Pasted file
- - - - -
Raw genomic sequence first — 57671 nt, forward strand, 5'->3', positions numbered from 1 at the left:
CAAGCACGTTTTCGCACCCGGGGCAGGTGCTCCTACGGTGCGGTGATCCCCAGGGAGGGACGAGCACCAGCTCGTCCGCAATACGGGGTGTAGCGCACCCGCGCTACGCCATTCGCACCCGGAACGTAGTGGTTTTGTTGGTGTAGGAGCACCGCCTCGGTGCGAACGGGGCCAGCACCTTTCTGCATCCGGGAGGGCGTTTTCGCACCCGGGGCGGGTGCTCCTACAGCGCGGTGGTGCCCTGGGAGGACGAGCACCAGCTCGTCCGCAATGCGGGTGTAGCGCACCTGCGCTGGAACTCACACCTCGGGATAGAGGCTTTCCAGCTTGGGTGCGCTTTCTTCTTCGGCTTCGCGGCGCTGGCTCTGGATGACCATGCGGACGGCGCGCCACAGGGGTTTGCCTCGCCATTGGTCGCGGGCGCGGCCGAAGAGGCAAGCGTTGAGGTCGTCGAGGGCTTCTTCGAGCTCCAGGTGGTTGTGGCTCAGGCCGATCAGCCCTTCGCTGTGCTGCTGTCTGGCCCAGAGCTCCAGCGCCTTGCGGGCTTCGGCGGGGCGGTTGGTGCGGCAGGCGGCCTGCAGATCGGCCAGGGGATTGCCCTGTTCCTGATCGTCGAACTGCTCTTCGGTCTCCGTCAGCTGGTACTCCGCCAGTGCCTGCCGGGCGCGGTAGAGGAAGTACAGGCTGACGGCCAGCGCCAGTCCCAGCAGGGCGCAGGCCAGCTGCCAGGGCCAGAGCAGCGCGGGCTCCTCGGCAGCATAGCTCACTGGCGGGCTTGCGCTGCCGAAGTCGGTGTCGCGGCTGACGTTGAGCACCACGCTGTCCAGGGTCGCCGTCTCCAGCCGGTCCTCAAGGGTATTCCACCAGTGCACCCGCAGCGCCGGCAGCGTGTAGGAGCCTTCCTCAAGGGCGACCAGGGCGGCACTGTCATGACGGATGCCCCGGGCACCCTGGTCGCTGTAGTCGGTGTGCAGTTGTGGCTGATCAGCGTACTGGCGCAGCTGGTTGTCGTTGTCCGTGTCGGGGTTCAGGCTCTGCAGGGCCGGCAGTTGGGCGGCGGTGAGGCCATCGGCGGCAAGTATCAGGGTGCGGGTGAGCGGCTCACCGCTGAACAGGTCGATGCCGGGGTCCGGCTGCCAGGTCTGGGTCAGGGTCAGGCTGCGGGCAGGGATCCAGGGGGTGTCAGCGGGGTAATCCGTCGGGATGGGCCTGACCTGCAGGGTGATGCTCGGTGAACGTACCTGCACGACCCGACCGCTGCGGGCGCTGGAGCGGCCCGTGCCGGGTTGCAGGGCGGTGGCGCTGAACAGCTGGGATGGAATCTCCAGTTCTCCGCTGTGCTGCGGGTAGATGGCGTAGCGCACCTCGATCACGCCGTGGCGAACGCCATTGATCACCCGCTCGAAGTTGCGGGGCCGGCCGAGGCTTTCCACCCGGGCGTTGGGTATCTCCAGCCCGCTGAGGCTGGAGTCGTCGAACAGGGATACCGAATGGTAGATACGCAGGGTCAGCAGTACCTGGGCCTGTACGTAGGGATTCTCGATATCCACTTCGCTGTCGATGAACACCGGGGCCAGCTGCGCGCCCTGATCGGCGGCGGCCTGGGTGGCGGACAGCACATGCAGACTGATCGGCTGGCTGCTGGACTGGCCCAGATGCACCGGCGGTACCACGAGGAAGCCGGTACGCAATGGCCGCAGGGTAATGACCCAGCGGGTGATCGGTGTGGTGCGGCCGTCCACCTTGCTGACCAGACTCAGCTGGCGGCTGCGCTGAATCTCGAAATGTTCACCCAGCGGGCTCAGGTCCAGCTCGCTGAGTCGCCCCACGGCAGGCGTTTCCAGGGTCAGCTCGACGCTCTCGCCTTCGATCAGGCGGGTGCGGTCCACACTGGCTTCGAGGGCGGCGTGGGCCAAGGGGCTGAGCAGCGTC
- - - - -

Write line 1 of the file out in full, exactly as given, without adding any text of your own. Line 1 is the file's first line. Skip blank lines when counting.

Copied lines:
Raw genomic sequence first — 57671 nt, forward strand, 5'->3', positions numbered from 1 at the left: